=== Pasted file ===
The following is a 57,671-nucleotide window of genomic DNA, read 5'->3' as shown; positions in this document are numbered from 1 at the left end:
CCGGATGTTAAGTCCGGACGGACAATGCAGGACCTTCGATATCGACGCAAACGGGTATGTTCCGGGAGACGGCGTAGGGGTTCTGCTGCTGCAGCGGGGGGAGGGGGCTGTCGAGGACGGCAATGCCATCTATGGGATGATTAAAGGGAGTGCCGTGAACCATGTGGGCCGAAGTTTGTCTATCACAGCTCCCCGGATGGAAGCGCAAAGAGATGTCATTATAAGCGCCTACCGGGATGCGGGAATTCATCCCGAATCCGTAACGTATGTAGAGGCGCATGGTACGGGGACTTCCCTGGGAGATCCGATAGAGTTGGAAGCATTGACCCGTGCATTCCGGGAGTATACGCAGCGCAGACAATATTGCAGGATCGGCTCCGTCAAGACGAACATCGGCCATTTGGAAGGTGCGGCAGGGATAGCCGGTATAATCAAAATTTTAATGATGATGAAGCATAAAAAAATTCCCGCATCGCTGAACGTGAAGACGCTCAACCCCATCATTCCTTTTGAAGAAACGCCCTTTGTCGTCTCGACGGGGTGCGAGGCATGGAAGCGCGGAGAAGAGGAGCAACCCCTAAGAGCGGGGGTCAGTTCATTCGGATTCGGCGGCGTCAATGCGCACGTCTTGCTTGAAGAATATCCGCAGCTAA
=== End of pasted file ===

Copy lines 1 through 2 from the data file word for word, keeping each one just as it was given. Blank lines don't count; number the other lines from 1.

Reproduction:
The following is a 57,671-nucleotide window of genomic DNA, read 5'->3' as shown; positions in this document are numbered from 1 at the left end:
CCGGATGTTAAGTCCGGACGGACAATGCAGGACCTTCGATATCGACGCAAACGGGTATGTTCCGGGAGACGGCGTAGGGGTTCTGCTGCTGCAGCGGGGGGAGGGGGCTGTCGAGGACGGCAATGCCATCTATGGGATGATTAAAGGGAGTGCCGTGAACCATGTGGGCCGAAGTTTGTCTATCACAGCTCCCCGGATGGAAGCGCAAAGAGATGTCATTATAAGCGCCTACCGGGATGCGGGAATTCATCCCGAATCCGTAACGTATGTAGAGGCGCATGGTACGGGGACTTCCCTGGGAGATCCGATAGAGTTGGAAGCATTGACCCGTGCATTCCGGGAGTATACGCAGCGCAGACAATATTGCAGGATCGGCTCCGTCAAGACGAACATCGGCCATTTGGAAGGTGCGGCAGGGATAGCCGGTATAATCAAAATTTTAATGATGATGAAGCATAAAAAAATTCCCGCATCGCTGAACGTGAAGACGCTCAACCCCATCATTCCTTTTGAAGAAACGCCCTTTGTCGTCTCGACGGGGTGCGAGGCATGGAAGCGCGGAGAAGAGGAGCAACCCCTAAGAGCGGGGGTCAGTTCATTCGGATTCGGCGGCGTCAATGCGCACGTCTTGCTTGAAGAATATCCGCAGCTAA